In Brattleboro, Vermont, CYMD coincided with the town’s annual “Strolling of the Heifers,” a celebration of the town’s cows and rural life. Cheryl Wilfong quips, “Meditators had a chance to hear some ï¿½dhar-moo,’ enhance the Buddhist-bovine connection, and meditate on the Zen koan of Mu.”
Vincent Cangiango reports from New Haven that about forty people and one dog took part in “a beautifully simple gathering: a teacher sitting under a small tree and a small group of people listening to dharma talks and practicing meditation. It was a great opportunity for people to meet teachers and others who are interested in Buddhism and meditation.” In Philadelphia, Scott McBride’s lovingkindness meditation “moved outward from silent participants, through the car horns, marketplace, city streets, and into all the universe.” Attendees sang “Songs of Milarepa,” learned mudras—symbolic hand gestures—and practiced a Tibetan yogic exercise called “drawing back the bow.” “Next year it will be bigger, but it won’t be any better,” commented one participant.
CYMD in the Middle
From Houston Lynda Caine-Barret writes, “This event marked a new beginning for Buddhists in the Bayou City. It initiated a drive to contact as many sanghas as possible to establish an intrafaith fellowship; we’ve only just begun to meet and greet each other.” Traditionally a conservative Christian enclave,Bradley, Michigan hosted ninety attendees at its second CYMD, quadrupling last year’s attendance. “Sitting with such a large group was a moving experience,” writes Gabe Konrad. “It was a marvelous day, imbued with kindness and openness. Spirits were rejuvenated, and minds were changed.”
His Holiness the Fourteenth Dalai Lama offers words of encouragement to participants of the 2002 Change Your Mind Day—themed this year “Now More Than Ever.”
Technology seems able to address many of our problems. But as the terrible events of September 11 have demonstrated, it is how we use that technology, with what motivation and with what understanding of the needs of our fellow human beings and the environment in which we all live that matters. The attacks on the World Trade Center and the Pentagon made clear that when people allow their human intelligence to be led by negative emotions like hatred, even technology that was intended to help could be used to do great harm.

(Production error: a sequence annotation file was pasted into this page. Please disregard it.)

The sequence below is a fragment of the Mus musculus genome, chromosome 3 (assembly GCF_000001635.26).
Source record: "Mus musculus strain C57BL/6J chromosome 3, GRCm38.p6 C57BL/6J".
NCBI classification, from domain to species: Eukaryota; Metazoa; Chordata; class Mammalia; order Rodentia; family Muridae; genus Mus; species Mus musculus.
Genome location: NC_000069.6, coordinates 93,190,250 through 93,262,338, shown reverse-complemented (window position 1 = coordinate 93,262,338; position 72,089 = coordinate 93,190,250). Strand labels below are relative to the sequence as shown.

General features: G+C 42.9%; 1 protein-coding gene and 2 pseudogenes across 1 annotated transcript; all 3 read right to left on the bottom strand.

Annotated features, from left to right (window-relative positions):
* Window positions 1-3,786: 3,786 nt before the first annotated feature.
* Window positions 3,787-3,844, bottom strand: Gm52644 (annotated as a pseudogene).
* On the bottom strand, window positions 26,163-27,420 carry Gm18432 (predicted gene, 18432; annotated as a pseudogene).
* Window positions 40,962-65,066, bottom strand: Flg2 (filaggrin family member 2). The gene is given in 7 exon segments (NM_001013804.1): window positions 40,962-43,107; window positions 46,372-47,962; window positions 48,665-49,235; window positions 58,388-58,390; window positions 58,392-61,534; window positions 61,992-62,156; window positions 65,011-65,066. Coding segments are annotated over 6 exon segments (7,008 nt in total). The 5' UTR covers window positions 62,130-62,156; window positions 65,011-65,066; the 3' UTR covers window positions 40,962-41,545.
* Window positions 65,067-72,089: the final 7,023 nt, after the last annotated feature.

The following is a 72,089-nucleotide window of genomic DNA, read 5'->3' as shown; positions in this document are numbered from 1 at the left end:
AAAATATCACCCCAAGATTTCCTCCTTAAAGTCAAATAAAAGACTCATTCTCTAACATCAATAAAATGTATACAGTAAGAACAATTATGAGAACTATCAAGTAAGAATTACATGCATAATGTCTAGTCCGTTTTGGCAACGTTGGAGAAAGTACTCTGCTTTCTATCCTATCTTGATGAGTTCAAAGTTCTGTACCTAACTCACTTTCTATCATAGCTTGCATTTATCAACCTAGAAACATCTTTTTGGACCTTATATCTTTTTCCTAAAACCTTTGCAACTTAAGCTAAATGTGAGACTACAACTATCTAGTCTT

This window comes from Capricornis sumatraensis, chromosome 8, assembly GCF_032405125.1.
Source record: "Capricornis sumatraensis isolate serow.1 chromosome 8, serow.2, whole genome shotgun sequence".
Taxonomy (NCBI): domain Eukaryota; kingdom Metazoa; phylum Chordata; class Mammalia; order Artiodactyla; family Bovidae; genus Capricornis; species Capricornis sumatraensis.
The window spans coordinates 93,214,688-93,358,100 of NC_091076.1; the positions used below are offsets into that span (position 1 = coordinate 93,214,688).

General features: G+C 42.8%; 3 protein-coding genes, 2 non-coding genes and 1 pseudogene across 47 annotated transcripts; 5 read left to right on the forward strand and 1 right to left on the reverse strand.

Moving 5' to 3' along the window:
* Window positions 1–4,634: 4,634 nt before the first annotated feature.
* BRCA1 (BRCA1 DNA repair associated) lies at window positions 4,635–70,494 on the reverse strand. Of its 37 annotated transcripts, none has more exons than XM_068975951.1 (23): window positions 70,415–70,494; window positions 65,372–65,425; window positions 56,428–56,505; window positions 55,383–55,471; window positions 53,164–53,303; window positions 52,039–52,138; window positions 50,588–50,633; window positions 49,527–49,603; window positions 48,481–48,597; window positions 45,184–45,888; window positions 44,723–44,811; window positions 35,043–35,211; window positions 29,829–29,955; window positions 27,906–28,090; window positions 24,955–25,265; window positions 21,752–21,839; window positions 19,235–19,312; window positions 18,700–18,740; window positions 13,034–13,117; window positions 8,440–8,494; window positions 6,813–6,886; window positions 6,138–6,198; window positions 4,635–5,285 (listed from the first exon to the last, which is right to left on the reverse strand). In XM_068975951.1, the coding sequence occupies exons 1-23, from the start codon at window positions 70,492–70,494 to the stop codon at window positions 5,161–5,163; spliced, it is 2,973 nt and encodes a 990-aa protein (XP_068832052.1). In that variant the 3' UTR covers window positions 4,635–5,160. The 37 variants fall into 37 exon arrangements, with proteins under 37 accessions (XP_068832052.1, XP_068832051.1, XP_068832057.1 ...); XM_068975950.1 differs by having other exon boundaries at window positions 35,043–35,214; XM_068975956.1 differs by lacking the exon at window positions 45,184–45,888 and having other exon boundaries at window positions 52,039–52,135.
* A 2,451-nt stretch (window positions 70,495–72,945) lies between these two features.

Hatred thrives on the idea that others are not like us. Yet, fundamentally, human beings are all the same. We all want happiness and do not want suffering. This idea of the basic sameness of human beings is as simple as it is true. Nevertheless, many people find it difficult not only to believe in the equality and basic sameness of all people, but also to behave accordingly.
Often it is the differences between us that we emphasize. If someone is different from us, we easily fall into thinking that he or she is somehow inferior or bad in some way. We either attempt to change them and their behavior to fit in with our values and way of life, or we simply oppose or pick a fight with them. However much we praise diversity in theory, we often oppose it firmly in actual practice. Our inability to embrace diversity is one of the major causes of conflicts in our world, both at the local and international levels.
We seem unable to reconcile the manifest diversity of human society with the fact that at root we all remain the same human beings, sharing the same fundamental needs and aspirations, the same basic difficulties and limitations.
Everyone wishes to live in peace, but we are often confused about how it can be achieved. From a strictly practical perspective, we find that on occasions violence indeed appears useful. We can solve a problem quickly with force. However, such success is often at the expense of the rights and welfare of others. As a result, even though one problem has been solved, the seed of another has been planted.
We cannot distinguish violence from nonviolence by external factors alone. If our motivation is negative, the action it produces is, in the deepest sense, violent, even though it may appear to be smooth and gentle. Conversely, if our motivation is sincere and positive but the circumstances require harsh behavior, essentially we are practicing nonviolence.
The essential qualities we need are compassion and forgiveness. These are the qualities that form the basis of human survival. I believe religion reflects that fundamental nature of our minds. Religion actually strengthens and increases the positive aspects of our nature. But it is compassion rather than religion that is important to us. Therefore, in sending my greetings to everyone participating in Change Your Mind Day, it is far-reaching compassion that I urge you to cultivate—now more than ever. ▼
June 7, 2002
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